There is a very good recent article in the NY Times discussing how Netflix gained its power, who is threatened by it and why. On the one hand, the article feels a bit trite in that it looks at the recent offering of a streaming-only package as Netflix' "move onto the web." However, in the body of the article, it becomes clear that digital distribution has been a part of the Netflix business for over a decade.
Two points: First, cable needs to change. It needs to be as flexible as Netflix and find a fresh strategy that capitalizes on its unique qualities. I'll give that some thought and perhaps comment on some possibilities in a future post.
The other interesting question is what Netflix can do to continue its cutting edge success. Believe it or not, I think Netflix should be developing original short-form programming. Netflix really is the next HBO, and HBO made its best move when it went beyond simply showing movies and developed its own cutting edge programming. Netflix has an installed user base of 15 million households many of who actively use the online aspect of the service. Neflix has a very good user interface and first-rate streaming technology. It can best capitalize on all of these assets by offering some exclusive programs.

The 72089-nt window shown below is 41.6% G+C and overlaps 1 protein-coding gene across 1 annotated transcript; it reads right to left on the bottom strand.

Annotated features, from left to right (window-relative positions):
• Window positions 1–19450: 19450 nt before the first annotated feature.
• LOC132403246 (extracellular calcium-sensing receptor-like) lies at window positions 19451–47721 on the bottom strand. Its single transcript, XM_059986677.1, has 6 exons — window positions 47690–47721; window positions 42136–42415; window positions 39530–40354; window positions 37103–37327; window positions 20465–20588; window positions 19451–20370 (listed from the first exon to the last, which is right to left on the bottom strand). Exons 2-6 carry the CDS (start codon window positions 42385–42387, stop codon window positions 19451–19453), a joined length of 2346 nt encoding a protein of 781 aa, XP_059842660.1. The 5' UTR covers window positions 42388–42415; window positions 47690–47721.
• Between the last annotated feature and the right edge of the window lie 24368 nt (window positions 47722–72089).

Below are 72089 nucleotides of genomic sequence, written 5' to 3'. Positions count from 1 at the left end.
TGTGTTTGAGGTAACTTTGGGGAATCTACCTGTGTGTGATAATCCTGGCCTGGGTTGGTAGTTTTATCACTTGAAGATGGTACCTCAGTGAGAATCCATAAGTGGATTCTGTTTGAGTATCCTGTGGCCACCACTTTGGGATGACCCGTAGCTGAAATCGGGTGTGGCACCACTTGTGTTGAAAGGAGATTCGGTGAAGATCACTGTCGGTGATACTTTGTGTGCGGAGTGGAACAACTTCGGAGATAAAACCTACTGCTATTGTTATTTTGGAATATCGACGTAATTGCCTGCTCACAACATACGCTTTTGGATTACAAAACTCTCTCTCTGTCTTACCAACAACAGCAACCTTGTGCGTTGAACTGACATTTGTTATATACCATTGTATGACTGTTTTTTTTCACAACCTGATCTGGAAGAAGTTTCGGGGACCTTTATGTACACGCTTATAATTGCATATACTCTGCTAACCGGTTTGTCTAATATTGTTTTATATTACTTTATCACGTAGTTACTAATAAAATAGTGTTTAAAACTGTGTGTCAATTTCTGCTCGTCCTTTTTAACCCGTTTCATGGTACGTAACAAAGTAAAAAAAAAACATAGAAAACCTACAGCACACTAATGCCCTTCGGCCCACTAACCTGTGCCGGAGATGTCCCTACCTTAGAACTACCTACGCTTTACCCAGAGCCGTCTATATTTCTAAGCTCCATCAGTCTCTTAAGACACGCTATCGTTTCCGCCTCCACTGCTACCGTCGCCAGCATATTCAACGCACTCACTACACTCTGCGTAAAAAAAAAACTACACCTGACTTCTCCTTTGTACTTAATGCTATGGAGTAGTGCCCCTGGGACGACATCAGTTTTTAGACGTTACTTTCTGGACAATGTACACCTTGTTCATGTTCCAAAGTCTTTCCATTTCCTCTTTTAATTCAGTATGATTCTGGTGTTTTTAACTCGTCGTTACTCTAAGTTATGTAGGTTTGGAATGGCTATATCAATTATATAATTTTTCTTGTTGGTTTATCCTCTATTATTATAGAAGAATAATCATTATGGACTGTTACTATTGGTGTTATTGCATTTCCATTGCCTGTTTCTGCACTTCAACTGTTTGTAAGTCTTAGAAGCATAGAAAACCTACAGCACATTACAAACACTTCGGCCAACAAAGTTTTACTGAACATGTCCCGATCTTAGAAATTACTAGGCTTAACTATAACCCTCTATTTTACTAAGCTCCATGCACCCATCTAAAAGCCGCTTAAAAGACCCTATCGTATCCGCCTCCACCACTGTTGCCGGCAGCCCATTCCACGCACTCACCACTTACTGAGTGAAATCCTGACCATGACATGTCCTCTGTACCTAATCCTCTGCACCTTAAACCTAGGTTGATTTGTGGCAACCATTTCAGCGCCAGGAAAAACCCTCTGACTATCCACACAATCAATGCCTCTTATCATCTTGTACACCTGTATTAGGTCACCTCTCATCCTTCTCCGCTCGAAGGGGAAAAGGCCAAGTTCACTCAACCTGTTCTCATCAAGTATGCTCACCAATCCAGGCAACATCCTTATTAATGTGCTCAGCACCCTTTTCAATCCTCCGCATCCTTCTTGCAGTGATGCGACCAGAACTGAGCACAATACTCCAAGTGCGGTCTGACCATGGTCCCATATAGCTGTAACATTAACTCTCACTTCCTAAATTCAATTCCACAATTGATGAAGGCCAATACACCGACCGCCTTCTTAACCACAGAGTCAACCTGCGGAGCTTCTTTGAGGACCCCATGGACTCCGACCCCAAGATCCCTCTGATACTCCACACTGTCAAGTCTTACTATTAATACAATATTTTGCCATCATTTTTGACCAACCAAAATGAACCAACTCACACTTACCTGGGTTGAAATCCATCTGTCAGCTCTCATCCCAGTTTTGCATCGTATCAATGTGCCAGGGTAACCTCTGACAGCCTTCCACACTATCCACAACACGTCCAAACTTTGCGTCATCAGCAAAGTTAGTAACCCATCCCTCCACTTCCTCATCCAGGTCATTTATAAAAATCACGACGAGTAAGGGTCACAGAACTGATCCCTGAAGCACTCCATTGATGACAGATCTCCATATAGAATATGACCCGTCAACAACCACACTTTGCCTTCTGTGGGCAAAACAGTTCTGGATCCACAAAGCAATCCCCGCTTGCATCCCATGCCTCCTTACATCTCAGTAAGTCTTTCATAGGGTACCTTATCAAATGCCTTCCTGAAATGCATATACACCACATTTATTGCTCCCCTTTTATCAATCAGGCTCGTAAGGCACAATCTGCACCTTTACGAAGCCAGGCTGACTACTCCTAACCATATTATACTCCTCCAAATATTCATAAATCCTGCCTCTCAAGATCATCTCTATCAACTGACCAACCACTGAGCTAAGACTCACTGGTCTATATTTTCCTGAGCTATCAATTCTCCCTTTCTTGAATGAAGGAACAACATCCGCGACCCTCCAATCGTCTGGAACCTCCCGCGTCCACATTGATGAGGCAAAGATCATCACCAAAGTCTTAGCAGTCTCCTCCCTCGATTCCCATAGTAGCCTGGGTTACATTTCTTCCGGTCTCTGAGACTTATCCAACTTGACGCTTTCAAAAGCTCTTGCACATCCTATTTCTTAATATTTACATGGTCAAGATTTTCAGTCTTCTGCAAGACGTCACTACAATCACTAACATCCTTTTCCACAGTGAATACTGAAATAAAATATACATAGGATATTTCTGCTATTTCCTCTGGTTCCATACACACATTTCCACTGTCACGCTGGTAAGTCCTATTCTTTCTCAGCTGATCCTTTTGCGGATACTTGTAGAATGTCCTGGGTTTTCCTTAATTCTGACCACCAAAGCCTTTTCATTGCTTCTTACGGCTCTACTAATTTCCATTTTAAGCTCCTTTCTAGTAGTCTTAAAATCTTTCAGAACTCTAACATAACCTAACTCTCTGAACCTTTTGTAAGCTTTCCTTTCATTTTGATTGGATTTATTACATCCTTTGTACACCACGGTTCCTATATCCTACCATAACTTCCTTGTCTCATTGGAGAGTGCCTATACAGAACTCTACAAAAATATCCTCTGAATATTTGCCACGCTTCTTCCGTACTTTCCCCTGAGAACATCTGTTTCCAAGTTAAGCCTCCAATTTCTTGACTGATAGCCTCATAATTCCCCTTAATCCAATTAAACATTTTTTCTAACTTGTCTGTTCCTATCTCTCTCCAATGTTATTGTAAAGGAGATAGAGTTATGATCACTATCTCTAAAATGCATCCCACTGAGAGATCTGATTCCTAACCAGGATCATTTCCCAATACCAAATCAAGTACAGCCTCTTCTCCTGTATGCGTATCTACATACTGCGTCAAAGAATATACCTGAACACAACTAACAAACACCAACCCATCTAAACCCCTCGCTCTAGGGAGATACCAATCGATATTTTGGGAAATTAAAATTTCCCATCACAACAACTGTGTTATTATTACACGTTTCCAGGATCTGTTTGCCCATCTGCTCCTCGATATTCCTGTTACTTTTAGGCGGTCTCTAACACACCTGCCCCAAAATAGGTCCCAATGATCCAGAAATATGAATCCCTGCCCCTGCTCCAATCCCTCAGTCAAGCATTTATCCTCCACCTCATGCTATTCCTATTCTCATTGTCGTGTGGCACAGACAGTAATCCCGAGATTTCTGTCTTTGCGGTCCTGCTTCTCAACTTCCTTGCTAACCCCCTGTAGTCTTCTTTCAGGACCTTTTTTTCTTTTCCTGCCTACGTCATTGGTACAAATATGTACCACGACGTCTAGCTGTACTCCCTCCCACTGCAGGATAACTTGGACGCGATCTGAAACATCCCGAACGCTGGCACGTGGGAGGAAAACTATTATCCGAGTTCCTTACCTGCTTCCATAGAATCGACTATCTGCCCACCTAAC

Reed Hastings has always viewed Netflix as a content distributor. Well, every big distributor uses its distribution system to move some of its own content. Netflix is a $10 billion company. It is big enough to tackle that strategy and it should be doing that right now. I renew my call for Netflix to re-enter the content business. It is time to revive Red Envelope Entertainment and start making great episodic programs.
By the way, if you want to read a great discussion (and less optimistic view) of Netflix and the NYT article, check out this blog post from David Poland of Movie City News. This guy really does his homework and makes some excellent observations.